Has your wife already chosen her Obstetrics & Gynecology (Ob/Gy) Doctor in Japan? Have you met him? (I use “him” as unfortunately the vast majority of Ob/Gy’s in Japan are males) Did you go along to help scrutinize him? Call me paranoid but we went and interviewed 4 different doctors before we decided on who we wanted to deliver our baby. It’s astounding how different one Doc’s perspective can be to the next.
This is the sixth installment in a series about my personal experience of being pregnant in Japan (or perhaps I should say, of my Japanese wife being pregnant). I decided to start writing this series when I realized that there must be a significantly large population of gaijin dad’s out there who are making all of the mistakes that I have and wished there was a bank of information somewhere to save them some of the pain. In that respect, this installment might be most relevant to Dad’s who haven’t even gotten pregnant yet or are in the early stages. If you’re too far along in the pregnancy, it’s likely that your wife has already decided on which hospital she wants to use. That could be fine, but I don’t want you to overlook how important such a choice can be. With a bit of balanced information from an international perspective you might want to rethink your priorities. There doesn’t seem to be very many independent, balanced sources of information for Japanese people, let alone gaijin parents so hopefully I can shed a little more light on the Japanese hospital situation here. If you haven’t already, you might like to catch up on the first, second, third, fourth and fifth installments of the series before reading on.
Although it might seem painfully obvious, choosing the right hospital is a very important decision in your wife’s pregnancy. Most people just focus on the size of the room, the kind of food that is served and the price but there are a whole lot of other things that you need to take into consideration when choosing a hospital for delivery. Although the private health system is almost non-existent in Japan, Ob/Gy is one of the few areas where you have a pretty wide choice and certainly don’t have to rely on the large scale 総合病院 (general hospitals / Sogo Byoin) if you don’t want to. There are thousands of tiny Obstetrics & Gynecology clinics (called 産婦人科 / sanfujinka) dotted around the country which specialize in nothing but pregnant mothers. Many of them have a limit on the number of patients (often a single digit one) and so can provide a very personal service compared to what you might have expected if you have ever needed emergency treatment at a regular hospital in Japan.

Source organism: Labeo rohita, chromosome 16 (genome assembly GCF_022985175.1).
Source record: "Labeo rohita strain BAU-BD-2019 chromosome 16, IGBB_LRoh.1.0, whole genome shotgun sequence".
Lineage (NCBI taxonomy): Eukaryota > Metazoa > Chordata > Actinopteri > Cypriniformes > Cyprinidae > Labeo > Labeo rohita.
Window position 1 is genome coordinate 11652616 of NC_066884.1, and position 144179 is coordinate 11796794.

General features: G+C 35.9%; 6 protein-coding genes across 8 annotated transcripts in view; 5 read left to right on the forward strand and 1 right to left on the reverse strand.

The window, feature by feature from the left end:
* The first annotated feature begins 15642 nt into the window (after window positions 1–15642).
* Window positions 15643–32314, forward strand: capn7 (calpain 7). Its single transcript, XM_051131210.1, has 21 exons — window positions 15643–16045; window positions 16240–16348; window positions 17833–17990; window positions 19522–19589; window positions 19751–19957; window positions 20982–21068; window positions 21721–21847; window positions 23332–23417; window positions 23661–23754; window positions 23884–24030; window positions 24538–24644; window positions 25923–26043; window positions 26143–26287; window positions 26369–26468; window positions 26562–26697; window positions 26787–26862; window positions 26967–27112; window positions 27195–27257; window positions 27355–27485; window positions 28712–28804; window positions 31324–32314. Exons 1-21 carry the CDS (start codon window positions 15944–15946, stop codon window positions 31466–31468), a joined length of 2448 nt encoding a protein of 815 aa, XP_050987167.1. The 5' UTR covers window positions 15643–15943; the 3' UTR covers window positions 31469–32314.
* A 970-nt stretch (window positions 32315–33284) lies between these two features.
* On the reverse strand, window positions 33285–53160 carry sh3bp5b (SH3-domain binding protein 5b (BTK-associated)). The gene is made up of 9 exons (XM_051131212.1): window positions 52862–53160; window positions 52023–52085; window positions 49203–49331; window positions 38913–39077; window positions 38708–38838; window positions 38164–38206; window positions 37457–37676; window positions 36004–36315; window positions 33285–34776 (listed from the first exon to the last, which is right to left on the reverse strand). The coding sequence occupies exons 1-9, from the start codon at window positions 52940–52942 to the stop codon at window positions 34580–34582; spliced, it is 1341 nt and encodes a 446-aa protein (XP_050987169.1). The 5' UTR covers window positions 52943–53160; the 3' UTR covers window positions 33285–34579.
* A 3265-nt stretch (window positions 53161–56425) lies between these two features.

Although you often have to pay up front in cash for Ob/Gy services in Japan (remember, credit cards generally aren’t accepted in Japanese hospitals at all), the Japanese government will give you a cash payment of 350,000 yen per child as long as either you or your partner are working in Japan and paying some sort of government insurance. (While it’s nothing to celebrate, you are actually even eligible for the cash in the case of a miscarriage as long as the fetus reaches 85 days or more!). While most clinics structure their fees so that you are charged spank bang 350,000 yen, some in remote areas with aging populations are proactively charging less (so that you can profit from the birth) in order to attract young couples from the cities. By the way, if you’ve recently had a baby and you haven’t applied for the government subsidy, it’s called “出産育児一時金” (Shussan Ikuji Ichijikin) and you can apply for it up until 2 years after the date of birth of your child.